NEW YORK (TheStreet) -- First, I must apologize for the name calling in the headline.
I know ... How can you apologize for something you could have very easily stopped yourself from doing after realizing it was an apology-worthy offense?
That's valid. But sometimes the story just requires strong language to do it justice. They didn't drop the f-bomb 522 times in "The Wolf of Wall Street" just for giggles.
I read a lot of stuff. Everyday. Hundreds of articles. Even some books. I spend a lot of time parsing through pretty horrendous stuff -- some (OK, much) of it my own -- to get to the good stuff. Or at least something I can use.
But the "Op/Ed," Mashable's Todd Wasserman wrote -- Google is Eating Apple's Lunch -- might be one of the most myopic, patently ignorant pieces of tech journalism I have ever come across in my life.
It's as obvious as it is misguided. And along with much of the rest of the world, it wants to dichotomize the Apple (AAPL)/Google (GOOG) situation because, of course, a black and white planet is so much easier to navigate.
Wasserman leads off by being the 602nd person to tell us that Nest "appear(ed) to be a natural fit for Apple." He recycles the intuitive, but weak reasons why before staking his entire claim that Google is eating Apple's lunch on side-by-side lists showing Google's M&A activity versus Apple's as well as the regurgitated take that Apple doesn't know how or isn't spending its cash properly by not spending enough of it.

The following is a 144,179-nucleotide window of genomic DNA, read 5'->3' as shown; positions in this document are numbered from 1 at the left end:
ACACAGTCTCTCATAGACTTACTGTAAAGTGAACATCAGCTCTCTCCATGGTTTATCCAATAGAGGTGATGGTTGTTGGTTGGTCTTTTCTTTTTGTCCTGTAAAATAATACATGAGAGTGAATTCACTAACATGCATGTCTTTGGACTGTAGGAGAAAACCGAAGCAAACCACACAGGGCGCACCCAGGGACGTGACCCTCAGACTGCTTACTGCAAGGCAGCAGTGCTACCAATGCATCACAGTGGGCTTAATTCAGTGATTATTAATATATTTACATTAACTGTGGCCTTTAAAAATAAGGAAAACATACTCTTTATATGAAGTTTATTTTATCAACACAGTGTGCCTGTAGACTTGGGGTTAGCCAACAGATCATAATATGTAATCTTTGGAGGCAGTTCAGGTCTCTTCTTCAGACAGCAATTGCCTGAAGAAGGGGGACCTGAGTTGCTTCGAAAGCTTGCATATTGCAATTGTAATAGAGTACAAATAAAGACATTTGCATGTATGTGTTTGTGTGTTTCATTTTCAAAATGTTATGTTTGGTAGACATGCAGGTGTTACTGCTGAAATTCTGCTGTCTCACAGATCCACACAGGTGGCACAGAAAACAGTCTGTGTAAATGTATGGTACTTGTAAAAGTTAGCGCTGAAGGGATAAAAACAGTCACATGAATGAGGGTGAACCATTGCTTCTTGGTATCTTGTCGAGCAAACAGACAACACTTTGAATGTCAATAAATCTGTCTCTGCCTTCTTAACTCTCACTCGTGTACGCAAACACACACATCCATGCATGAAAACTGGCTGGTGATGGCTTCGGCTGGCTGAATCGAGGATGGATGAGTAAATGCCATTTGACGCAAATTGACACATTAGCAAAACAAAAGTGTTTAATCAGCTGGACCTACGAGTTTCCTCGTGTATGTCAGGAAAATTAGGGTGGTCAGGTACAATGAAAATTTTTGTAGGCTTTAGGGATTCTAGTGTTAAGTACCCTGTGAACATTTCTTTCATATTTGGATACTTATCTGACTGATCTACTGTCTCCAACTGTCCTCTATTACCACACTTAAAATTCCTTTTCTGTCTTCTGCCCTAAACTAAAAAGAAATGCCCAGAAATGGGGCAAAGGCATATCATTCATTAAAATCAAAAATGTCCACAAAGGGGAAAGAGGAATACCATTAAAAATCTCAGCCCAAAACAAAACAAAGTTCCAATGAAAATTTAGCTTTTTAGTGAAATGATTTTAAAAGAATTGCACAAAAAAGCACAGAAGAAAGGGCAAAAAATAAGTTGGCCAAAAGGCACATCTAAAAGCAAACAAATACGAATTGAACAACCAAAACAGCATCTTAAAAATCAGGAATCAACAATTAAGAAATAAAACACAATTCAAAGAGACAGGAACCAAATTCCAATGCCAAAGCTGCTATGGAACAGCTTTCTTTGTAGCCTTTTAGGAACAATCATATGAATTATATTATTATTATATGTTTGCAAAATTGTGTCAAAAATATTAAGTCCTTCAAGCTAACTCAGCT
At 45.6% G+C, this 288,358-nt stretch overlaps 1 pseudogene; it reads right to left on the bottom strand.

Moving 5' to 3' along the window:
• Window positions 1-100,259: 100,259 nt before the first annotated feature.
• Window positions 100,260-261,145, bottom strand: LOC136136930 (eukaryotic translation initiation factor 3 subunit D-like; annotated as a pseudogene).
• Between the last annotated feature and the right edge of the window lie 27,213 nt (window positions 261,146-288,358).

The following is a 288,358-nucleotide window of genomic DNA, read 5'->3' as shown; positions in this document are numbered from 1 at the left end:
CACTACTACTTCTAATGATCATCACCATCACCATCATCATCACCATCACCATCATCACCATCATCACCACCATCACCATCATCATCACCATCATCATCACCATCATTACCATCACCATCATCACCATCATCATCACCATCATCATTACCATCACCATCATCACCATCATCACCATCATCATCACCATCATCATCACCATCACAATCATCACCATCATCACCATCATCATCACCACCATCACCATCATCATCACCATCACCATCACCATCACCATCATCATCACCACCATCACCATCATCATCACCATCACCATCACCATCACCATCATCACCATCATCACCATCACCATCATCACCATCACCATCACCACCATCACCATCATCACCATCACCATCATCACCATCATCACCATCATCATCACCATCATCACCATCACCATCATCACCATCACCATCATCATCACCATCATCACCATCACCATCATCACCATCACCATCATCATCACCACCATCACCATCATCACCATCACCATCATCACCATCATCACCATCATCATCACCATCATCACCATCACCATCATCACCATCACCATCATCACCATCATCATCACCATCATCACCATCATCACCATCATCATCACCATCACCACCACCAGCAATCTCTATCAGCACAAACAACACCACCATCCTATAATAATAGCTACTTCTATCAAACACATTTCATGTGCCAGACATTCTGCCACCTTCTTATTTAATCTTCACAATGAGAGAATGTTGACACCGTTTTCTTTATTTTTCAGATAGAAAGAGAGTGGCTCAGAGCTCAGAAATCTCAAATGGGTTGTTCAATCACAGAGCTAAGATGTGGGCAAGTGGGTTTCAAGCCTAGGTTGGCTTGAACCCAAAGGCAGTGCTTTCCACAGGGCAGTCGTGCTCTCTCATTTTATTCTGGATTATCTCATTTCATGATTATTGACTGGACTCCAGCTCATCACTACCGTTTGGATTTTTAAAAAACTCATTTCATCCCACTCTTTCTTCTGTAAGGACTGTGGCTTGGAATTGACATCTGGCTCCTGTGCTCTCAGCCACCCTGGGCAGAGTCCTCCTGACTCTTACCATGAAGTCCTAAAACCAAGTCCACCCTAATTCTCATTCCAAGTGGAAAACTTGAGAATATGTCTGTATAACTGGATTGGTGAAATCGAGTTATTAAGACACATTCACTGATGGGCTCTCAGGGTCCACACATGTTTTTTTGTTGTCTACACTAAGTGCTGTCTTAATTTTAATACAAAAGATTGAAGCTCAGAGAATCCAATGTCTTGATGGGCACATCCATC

I pretty much supported my position on this matter in Monday's Why Apple Doesn't Need Nest, but to add a bit and reiterate ...
Since when does being a bigger M&A player indicate supremacy?
That's just absurd. There's no logic to support the notion that because Google has outspent Apple on buyouts and Apple has allegedly "missed" all of these acquisitions that Google is eating Apple's lunch.
If nothing else, it shows a fundamental misunderstanding of exactly what Apple's "lunch" is.
Its lunch is a steady stream of premium-priced, high-margin hardware units sold. That defines Apple's core. As I noted in the above-linked article, there's no indication whatsoever that Apple should abandon its way ... its long-standing strategy. If and when it does, you ought to worry.
For instance, when it decided to pay a dividend and do a buyback, that should have given you pause. But to watch Apple operate, silently with its collective head down behind closed doors while everybody else does whatever everybody else does, should, IMNSHO, give you confidence. Because that's what Apple, in recent years, has always done. People speculate. Rumors fly. Apple ignores or, if it responds at all, pacifies. It disrupts and destroys when its ready.
It absolutely should not make otherwise intelligent people jump off of a wholly uninformed deep end. But dichotomy has a way of luring the otherwise intelligent in.
We can't simply assign Google and Apple different strategies and call them both great -- even though we should. We have to pit them against one another. That's not just idiotic. That's sad.
--Written by Rocco Pendola in Santa Monica, Calif.